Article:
(TENTATIVE) RELEASE SCHEDULE:
September 2018: Gridlinked

October 2018: The Line of Polity

November 2018: Brass Man

January 2019: Polity Agent

February 2019: Line War

March 2019: The Skinner
April 2019: Voyage of the Sable Keech
May 2019: Orbus
____________________
We also want to remind you all that this isn’t our only project in the works with Neal—his newest book, The Soldier, is out in hardcover this May! Check it out here for all the info.
Follow us on Twitter @NightShadeNews for more updates, and keep checking back here for more posts, announcements, and cover reveals—we’re always putting up new content!

Tuesday, February 13, 2018

Altered Carbon ReSleeved

So, I sat and watched Altered Carbon on Netflix. A few episodes in I lost track of what the hell was going on. This was due to actors mumbling, changes in language introduced for no purpose and, frankly, a viewer with tinnitus. Turning on the subtitles solved the problem.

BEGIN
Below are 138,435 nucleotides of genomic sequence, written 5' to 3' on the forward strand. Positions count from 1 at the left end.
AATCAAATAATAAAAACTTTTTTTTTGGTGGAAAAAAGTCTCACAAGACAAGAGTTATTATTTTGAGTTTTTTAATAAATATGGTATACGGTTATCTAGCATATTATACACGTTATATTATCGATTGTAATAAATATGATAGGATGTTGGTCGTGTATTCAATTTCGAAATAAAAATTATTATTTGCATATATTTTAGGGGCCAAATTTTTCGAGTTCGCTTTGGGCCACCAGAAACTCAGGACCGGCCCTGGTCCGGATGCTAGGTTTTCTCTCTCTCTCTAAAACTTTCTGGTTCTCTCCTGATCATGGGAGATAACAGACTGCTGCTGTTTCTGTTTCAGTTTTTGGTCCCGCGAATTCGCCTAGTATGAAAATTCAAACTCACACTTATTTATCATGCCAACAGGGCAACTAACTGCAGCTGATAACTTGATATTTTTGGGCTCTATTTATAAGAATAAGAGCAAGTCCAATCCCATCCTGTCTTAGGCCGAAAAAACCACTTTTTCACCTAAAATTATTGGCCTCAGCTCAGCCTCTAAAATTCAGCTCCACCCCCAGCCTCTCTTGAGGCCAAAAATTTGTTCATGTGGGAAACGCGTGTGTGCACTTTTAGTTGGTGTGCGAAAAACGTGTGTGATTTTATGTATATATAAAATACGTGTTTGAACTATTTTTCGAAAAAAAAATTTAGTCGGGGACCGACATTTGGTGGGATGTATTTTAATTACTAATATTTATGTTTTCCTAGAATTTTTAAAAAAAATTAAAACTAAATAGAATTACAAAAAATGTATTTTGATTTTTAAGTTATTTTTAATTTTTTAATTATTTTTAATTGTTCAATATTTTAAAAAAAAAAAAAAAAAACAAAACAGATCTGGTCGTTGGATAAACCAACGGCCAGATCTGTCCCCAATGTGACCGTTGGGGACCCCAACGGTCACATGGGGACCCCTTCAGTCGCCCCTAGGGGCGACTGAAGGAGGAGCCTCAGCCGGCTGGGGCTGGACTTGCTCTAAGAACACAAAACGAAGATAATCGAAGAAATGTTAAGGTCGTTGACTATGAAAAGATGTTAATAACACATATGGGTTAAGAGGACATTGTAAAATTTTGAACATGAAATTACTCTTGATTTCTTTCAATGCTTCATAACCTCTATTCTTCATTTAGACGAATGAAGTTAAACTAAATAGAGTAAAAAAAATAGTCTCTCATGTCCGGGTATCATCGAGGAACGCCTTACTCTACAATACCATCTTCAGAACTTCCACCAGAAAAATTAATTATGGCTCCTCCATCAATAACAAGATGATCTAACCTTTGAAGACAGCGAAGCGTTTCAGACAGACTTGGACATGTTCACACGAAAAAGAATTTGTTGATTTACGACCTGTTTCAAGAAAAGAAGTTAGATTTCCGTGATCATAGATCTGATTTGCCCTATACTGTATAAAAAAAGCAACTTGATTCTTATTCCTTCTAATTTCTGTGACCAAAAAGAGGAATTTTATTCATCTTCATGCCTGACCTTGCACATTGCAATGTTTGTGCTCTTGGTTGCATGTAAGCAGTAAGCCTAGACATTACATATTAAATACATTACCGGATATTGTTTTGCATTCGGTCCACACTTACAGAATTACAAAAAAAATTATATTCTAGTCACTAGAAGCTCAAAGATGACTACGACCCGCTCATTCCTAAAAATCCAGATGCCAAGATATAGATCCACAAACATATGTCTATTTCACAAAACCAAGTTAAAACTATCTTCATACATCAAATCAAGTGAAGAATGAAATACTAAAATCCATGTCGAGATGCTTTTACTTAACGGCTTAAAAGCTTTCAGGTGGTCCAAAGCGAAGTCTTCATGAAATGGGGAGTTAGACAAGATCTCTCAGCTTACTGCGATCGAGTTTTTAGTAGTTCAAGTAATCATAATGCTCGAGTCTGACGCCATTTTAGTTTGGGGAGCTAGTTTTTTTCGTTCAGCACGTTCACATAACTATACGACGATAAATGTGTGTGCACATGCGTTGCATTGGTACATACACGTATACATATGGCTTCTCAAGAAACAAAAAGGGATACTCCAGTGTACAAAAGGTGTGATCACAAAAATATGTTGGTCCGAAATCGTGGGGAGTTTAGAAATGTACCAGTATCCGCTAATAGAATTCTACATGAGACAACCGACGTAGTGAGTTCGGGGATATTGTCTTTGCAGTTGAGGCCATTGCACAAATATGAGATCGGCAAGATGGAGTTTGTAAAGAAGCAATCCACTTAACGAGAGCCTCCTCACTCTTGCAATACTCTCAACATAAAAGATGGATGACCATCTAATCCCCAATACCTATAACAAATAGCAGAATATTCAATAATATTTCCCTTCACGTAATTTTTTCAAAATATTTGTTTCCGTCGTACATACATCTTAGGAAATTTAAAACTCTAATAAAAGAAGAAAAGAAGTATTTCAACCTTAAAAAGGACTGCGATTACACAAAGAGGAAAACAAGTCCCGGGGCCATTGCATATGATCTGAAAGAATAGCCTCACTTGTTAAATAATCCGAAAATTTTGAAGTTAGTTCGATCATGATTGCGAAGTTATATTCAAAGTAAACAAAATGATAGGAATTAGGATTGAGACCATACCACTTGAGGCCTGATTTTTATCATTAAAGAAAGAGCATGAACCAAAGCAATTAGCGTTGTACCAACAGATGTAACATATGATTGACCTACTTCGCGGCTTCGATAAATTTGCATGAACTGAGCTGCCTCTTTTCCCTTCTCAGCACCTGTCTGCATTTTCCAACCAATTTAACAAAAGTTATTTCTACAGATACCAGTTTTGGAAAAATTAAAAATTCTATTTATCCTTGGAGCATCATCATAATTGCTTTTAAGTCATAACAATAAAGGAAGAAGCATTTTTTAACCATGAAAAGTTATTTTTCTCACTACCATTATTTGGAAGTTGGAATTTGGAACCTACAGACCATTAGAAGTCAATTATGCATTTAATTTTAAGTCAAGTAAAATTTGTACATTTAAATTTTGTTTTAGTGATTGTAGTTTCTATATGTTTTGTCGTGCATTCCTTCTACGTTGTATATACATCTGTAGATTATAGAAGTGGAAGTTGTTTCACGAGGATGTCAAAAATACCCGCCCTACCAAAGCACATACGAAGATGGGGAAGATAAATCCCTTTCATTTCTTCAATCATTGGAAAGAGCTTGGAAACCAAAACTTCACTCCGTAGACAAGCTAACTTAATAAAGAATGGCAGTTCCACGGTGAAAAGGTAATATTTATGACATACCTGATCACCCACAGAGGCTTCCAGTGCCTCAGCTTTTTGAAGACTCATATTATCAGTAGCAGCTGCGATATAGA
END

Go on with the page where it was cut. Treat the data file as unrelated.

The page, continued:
It’s been sixteen years since I read Richard Morgan’s excellent book so in essence I was coming to this like a newby. I remembered that there was a particularly violent and cool character called Takeshi Kovacs, that people had cortical stacks and that they could be resleeved, and that they could also be tortured in virtual reality . . . and that is about it. This series gave me precisely those things and I enjoyed it very much. My criticism would be that it did not have the breathless excitement of the book because I remember putting that aside feeling like I’d been put through a rolling mill. In fact in this, towards the end, I started to feel that the action was too stylized and dragging. However, it is smart enjoyable science fiction and streets ahead of most of what is out there. I wouldn’t put it on a par with The Expanse but I would put it far above the Trek dreck and all that Marvel superhero nonsense.